Crazy Rich Asians
Very few films have ever captured the pains of being first-generation American quite like Crazy Rich Asians.
Like an invasion from a powerful cinematic force that used to be far, far away from theaters, the "Star Wars" franchise has begun its full attack towards all of pop culture, having captivated future viewers in the last 48 hours with a blockbuster-sized demand of attention. Along with the release of the final poster for the film, a delicious balance of color and galactic nostalgia, the final trailer for was released last night, as a type of halftime show for Monday Night Football that was more a lifetime event for audiences than most Super Bowl performances. It was no mere coincidence that websites like Fandango crashed the same night when the ticket pre-order floodgates were open, in which everyone tried to secure tickets to see "Star Wars: The Force Awakens" as soon as possible.
Like the strongest of blockbusters, the story of "Star Wars" has never been a franchise that has to rely on telling its tiniest secrets earlier, but this trailer is a nostalgia-flaring, chills-down-your-spine balance of teasing and revealing. It's enough for those who only want a sample, focused on introducing us to (or reuniting us with) basic characters; it provides an immediate glance at Daisy Ridley's mysterious masked character, and John Boyega as a possible future Jedi. But it also has plenty of direct references to the overall saga ("It's true. All of it," says Harrison Ford's Han Solo in a promo-stealing line), for those who feel the need to start assembling pieces of what happens in "Episode VII," or "Episode VIII," or even "Episode IX".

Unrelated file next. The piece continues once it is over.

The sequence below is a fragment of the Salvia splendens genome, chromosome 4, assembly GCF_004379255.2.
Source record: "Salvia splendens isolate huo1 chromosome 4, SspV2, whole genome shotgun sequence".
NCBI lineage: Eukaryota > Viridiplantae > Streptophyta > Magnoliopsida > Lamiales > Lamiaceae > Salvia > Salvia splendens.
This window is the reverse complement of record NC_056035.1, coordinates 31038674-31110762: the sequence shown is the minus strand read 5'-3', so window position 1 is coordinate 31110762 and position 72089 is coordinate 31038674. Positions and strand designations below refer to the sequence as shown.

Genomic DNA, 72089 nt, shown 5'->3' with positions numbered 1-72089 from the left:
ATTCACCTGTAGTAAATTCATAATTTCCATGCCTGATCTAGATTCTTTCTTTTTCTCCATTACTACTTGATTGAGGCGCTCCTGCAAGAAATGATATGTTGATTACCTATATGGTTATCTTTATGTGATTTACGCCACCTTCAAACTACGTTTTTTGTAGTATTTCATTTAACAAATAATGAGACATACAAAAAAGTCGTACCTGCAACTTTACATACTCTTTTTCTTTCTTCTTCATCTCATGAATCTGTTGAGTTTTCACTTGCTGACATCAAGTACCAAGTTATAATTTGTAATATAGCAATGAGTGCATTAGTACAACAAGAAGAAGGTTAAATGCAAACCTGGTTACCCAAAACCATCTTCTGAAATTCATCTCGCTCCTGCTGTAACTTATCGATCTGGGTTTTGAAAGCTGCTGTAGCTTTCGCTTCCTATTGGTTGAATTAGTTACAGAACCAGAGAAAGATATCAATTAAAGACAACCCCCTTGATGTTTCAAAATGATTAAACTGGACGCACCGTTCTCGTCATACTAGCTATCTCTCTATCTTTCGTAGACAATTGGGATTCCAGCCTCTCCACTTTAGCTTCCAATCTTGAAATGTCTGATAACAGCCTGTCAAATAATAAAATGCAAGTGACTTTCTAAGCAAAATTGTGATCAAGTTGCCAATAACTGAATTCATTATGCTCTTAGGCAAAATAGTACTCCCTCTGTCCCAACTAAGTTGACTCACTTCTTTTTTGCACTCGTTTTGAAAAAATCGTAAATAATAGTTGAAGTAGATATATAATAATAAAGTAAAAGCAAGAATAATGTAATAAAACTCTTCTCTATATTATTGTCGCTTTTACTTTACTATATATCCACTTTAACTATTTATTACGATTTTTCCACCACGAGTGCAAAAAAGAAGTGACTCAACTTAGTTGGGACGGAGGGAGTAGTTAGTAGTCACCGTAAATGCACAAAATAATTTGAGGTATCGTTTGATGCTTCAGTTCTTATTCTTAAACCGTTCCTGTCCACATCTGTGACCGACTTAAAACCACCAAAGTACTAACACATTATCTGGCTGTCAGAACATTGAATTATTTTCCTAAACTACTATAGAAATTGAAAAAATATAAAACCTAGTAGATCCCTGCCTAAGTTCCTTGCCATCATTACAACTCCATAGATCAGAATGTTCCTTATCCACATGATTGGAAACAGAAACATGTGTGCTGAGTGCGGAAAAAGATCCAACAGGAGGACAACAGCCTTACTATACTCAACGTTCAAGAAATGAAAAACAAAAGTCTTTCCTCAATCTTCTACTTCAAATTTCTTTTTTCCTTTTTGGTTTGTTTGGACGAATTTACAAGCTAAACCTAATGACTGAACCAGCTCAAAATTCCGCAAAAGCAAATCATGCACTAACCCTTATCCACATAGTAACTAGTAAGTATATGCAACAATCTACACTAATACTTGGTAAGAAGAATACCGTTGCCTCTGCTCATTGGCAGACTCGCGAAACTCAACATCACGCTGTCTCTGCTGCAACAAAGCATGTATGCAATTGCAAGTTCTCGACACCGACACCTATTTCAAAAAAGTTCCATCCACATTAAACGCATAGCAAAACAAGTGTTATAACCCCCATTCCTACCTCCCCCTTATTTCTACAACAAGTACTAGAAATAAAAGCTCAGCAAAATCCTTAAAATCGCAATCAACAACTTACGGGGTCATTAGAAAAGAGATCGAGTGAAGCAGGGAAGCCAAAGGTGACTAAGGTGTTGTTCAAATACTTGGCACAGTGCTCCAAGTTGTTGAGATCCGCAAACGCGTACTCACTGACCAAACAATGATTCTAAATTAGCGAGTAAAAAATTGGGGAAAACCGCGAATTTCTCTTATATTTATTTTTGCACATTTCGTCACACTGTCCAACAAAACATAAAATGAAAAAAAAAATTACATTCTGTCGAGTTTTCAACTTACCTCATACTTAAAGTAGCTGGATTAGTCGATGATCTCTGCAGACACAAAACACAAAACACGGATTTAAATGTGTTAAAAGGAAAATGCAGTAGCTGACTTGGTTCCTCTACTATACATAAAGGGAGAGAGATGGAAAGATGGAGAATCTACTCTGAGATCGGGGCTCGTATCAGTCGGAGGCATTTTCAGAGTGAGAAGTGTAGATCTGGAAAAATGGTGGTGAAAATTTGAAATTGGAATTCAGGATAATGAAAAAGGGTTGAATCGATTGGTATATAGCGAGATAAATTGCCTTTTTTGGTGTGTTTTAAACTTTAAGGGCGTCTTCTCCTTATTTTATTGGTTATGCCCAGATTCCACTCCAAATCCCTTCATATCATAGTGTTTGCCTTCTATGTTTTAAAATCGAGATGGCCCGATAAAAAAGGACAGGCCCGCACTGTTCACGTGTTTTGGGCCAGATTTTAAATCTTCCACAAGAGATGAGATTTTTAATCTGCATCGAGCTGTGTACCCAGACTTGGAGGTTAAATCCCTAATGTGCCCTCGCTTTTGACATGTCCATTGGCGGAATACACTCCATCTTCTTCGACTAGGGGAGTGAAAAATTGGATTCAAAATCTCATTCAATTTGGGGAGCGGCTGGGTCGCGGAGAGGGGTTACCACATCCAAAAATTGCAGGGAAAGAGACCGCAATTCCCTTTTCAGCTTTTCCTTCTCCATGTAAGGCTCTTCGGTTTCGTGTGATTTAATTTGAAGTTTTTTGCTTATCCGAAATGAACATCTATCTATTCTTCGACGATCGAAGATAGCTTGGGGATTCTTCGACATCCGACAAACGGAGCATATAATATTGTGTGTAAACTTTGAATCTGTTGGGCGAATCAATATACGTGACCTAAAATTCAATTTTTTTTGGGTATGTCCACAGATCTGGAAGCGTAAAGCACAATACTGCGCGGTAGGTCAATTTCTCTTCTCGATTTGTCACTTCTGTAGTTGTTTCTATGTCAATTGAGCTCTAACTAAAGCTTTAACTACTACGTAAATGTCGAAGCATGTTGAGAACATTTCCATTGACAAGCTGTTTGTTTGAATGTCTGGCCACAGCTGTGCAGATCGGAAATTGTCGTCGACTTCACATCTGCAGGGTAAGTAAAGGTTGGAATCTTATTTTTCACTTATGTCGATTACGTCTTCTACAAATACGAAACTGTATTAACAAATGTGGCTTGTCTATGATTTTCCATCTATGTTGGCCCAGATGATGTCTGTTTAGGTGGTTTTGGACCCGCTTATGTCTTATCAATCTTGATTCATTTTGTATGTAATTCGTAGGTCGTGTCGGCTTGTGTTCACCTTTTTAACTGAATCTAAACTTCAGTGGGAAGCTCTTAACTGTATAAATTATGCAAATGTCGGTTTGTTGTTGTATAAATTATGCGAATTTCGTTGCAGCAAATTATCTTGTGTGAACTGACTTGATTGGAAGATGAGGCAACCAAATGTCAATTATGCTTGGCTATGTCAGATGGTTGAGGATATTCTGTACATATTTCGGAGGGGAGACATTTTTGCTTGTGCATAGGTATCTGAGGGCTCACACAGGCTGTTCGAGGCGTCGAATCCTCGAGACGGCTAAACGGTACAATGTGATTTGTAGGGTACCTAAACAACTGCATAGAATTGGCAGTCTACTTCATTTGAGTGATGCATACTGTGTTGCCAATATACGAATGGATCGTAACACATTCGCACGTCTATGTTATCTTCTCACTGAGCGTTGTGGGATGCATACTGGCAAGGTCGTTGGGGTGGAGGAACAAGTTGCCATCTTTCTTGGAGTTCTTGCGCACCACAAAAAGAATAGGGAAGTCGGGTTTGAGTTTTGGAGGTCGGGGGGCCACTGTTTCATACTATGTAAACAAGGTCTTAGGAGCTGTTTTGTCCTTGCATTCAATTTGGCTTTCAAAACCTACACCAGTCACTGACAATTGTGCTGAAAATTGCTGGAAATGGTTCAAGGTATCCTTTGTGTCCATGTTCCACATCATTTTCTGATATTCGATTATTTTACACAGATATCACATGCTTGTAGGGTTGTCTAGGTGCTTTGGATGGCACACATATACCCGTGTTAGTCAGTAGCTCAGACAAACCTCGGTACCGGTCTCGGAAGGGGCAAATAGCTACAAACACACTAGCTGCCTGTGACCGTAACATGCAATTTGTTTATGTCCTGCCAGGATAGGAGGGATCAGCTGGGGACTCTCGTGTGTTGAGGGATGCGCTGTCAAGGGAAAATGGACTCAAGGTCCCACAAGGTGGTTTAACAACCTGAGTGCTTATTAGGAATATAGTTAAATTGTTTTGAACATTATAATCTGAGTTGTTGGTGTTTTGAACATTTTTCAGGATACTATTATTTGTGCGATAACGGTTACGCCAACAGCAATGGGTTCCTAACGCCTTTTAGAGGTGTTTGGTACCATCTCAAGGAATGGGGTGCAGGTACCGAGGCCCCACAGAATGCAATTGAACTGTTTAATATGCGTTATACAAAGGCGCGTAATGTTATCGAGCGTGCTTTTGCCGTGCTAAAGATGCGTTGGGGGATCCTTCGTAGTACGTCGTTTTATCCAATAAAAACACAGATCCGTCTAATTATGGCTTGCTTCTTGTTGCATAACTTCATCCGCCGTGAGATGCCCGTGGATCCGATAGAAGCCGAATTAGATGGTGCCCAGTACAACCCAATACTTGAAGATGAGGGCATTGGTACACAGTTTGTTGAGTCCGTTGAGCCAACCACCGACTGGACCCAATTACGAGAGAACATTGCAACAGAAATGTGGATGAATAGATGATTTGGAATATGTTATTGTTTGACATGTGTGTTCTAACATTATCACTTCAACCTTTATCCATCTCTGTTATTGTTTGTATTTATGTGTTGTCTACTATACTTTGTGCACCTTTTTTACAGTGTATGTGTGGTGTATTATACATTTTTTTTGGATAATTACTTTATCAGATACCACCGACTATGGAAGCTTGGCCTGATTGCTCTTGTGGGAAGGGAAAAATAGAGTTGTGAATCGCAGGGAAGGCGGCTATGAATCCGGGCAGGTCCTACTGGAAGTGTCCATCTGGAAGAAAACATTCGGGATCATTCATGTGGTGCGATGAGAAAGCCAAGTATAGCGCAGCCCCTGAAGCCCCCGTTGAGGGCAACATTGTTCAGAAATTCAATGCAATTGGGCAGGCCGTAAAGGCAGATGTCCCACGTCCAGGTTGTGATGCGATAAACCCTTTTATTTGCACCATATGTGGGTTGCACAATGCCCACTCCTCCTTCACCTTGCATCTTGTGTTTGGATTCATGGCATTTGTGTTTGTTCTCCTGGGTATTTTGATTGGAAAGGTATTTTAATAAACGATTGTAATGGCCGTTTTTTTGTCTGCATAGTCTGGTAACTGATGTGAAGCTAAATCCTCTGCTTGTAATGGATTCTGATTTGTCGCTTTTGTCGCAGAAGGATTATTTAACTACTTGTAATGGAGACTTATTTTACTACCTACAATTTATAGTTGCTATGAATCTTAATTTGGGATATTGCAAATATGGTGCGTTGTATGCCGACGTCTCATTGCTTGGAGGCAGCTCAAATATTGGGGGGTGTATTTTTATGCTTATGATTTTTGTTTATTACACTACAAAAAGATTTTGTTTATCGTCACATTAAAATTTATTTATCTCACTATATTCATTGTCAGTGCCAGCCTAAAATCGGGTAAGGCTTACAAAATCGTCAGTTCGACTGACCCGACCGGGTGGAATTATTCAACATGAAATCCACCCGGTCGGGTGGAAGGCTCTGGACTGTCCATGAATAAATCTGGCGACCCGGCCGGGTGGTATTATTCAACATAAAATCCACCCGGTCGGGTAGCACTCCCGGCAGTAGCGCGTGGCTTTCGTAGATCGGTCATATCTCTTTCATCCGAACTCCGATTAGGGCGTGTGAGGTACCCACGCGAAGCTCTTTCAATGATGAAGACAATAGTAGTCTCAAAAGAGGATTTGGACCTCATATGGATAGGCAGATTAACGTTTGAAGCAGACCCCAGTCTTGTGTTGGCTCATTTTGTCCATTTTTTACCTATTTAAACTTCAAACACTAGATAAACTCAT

As anyone with even just one social media account can tell you, the "Star Wars: The Force Awakens" trailer was a dominating topic in status updates, Tweets, Instagrams and beyond, often with many exclamation points or screenshots of specific images. However, my favorite that I've seen so far is from none other than Boyega himself, who even though he's on the poster, is blown over a couch by what he's seen. This type of elation transcends promotion. And I assume Boyega's co-star Max von Sydow probably had the same reaction.
Though by definition it's just some very smart marketing, this trailer event is an important day in pop culture. It returns viewers, beyond just a teaser trailer but with a nerd-dominating TV event, to a franchise that completely changed the blockbuster game back in 1977. And from the looks of this trailer, it looks like it will continue that spirit with its characters—director J.J. Abrams has provided nothing but promise that this series will go full-steam ahead on challenging primitive ideas of what a blockbuster protagonist should look like, as made clear right-off-the-bat with the positively invigorating introduction of Daisy Ridley's character, and then Boyega's. "Star Wars: The Force Awakens" very well could be the future of massive movies, even if this is one of the last times a theatrical release can build this amount of anticipation. Now, we play the waiting game.
"Star Wars: The Force Awakens" opens December 18, and stars Daisy Ridley, John Boyega, Adam Driver, Harrison Ford, Carrie Fisher, Oscar Isaac, Domhnall Gleeson, a robot named BB-8, Peter Mayhew, Anthony Daniels, Max von Sydow, Lupita Nyong'o, Gwendoline Christine, Simon Pegg, Andy Serkis, and many more.
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